The Ottoman


The Ottoman is a piece of furniture that delights in being alone with you. It responds to affection but is shy when it encounters multiple people.


Physical Prototyping, Arduino, Experience Design


Alea Abrams


University of Washington,

Professor Dominic Muren

Furniture that Feels

Physical Computing is a class that focuses on learning how to use simple sensing and processing features with the Arduino in order to create furniture with quirky capabilities.

Objective: To design and build a piece of furniture that senses something about its environment and produces an output.

Solution: An ottoman that explores the relationship you (and only you) have with your objects and what that can mean for the way you treat your other connected objects.


Two lasers are pointed at photoresistors across the doorway. The Arduino can count how many people enter and leave the room through the photoresistors detect the light (or lack thereof) from the lasers.
There are several capacitive sensors on the ottoman that activate when you are alone in the room with it.
The sensors also react differently the longer you pet the ottoman in certain spots.
Get a birds-eye-view of your presentation through the stage console.


We had to gradually build up our skills using the Arduino, so we started out with some basic maneuvers that could scale as we progressed through the quarter.
Initially we wanted to detect people getting closer to the ottoman through the ultrasonic sensor. We made this circuit to recognize when somebody would get close to it and react by switching LEDs.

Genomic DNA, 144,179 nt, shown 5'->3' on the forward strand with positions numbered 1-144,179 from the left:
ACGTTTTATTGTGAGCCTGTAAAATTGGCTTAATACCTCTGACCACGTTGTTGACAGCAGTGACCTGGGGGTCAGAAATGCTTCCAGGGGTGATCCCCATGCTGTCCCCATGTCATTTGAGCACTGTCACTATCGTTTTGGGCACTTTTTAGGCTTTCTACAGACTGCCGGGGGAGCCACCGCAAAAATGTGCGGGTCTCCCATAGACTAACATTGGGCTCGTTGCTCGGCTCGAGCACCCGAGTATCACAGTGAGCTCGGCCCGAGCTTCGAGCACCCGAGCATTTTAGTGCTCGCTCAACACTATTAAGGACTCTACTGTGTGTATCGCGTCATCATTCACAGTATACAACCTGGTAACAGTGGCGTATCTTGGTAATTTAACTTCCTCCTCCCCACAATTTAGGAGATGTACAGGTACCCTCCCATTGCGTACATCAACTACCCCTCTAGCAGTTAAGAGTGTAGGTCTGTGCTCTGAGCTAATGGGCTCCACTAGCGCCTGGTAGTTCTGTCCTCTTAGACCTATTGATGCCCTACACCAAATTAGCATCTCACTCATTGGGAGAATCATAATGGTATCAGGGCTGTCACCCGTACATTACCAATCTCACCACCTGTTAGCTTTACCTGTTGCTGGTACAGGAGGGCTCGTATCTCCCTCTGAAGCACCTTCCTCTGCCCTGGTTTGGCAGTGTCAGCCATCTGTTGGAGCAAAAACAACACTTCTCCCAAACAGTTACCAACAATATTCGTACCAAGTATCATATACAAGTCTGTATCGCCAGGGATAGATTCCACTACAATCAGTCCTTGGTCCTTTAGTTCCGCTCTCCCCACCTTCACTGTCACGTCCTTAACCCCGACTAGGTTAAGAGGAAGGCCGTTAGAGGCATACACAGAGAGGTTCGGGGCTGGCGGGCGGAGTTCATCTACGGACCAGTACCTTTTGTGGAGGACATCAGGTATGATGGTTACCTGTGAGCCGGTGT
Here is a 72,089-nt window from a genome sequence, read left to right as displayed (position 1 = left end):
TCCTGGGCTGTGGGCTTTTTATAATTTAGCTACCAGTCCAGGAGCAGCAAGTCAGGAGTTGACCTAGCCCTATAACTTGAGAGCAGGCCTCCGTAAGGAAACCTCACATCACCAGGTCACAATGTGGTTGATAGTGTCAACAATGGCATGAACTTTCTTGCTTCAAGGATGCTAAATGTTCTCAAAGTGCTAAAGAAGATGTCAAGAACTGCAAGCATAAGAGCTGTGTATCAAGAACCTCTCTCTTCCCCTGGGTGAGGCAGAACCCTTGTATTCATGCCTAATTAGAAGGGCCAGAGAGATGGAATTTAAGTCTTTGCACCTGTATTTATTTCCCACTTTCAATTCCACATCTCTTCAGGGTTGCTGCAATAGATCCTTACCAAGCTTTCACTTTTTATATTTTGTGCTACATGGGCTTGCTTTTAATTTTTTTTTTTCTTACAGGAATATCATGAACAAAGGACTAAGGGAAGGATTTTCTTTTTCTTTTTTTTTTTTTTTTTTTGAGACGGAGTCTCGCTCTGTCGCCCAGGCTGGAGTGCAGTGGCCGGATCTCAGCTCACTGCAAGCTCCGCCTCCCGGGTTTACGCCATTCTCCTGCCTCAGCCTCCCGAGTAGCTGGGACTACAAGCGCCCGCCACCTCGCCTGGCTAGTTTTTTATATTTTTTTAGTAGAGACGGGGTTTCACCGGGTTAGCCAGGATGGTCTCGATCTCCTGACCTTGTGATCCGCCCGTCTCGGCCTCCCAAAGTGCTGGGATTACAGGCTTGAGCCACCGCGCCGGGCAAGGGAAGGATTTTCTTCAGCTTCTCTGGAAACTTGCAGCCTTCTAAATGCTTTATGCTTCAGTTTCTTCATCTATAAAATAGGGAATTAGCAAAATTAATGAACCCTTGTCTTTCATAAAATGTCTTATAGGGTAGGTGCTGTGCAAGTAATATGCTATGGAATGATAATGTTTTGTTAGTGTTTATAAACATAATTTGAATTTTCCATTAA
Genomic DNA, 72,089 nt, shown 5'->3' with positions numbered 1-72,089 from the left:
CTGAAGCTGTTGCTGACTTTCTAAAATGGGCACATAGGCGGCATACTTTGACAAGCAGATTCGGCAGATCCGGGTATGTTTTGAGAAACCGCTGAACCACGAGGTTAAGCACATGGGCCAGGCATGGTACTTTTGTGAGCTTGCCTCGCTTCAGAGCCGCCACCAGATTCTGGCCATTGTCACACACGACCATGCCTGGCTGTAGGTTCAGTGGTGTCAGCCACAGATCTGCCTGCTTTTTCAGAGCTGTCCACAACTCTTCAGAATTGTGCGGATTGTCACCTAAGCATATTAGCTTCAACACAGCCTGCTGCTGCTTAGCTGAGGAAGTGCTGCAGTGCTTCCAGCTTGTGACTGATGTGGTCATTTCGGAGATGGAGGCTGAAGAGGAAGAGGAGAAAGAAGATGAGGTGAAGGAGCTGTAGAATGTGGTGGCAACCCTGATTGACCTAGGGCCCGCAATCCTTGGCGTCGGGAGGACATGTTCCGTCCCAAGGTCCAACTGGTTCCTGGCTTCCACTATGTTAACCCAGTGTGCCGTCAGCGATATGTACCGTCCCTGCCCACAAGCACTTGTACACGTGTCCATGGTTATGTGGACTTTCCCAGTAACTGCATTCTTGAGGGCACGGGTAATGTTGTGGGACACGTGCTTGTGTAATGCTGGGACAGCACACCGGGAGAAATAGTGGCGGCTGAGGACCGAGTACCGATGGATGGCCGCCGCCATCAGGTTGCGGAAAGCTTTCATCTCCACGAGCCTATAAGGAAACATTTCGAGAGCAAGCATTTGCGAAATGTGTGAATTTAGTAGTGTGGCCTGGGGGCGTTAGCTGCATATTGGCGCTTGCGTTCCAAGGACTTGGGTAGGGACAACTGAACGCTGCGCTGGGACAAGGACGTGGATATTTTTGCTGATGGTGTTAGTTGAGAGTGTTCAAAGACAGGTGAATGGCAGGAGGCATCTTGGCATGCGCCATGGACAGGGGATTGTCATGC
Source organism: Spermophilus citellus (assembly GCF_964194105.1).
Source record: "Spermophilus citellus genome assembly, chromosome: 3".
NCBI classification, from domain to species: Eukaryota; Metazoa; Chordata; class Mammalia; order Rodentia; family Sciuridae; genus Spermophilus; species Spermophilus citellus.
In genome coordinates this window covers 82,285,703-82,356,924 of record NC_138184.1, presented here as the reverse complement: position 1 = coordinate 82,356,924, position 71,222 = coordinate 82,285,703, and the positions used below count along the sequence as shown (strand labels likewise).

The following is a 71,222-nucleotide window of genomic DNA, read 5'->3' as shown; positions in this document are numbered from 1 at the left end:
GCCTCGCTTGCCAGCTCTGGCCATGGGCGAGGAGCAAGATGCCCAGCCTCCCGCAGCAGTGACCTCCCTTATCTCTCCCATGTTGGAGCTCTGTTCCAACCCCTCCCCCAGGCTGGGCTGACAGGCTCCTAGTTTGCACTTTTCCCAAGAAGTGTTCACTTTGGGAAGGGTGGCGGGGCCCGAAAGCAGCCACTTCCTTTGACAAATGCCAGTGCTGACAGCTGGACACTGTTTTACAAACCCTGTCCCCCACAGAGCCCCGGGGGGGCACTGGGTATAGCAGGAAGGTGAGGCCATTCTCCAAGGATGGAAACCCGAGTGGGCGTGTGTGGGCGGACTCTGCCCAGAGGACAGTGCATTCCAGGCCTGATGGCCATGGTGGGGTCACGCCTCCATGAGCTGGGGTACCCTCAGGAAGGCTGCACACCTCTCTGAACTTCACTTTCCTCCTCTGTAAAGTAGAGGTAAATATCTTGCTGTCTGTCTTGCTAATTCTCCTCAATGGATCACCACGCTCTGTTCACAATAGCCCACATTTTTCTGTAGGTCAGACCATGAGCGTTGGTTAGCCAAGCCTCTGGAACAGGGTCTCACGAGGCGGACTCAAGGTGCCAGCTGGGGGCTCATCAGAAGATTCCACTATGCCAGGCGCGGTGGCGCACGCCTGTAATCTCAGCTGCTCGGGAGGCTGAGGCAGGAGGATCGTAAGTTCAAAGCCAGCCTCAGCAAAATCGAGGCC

We knew we wanted a capacitive touch sensor, so we started experimenting with two bare bones foil versions. We also found out that the order and amount of code is important for the Arduino—the halfway lit LED is the result of too many things the Arduino had to process before the capacitive sensor from the first piece of foil was sensed.
We used addressable LEDs to make up our output light component. These LEDs require solder points for ground, power, and data wires. We were new to soldering, so there was a learning curve in soldering the 51 LEDs we needed together.
We hot-glued all of these LEDs onto our ottoman. This was an ongoing process as weak soldering points would cause outages. These had to be unglued, re-soldered, and re-glued.
These sketches show the jump from working with the breadboard to soldering the resistors and all the wires together.
Our capacitive sensors were made out of cardboard and foil, then hooked up to the Arduino with 1 mg ohm resistors.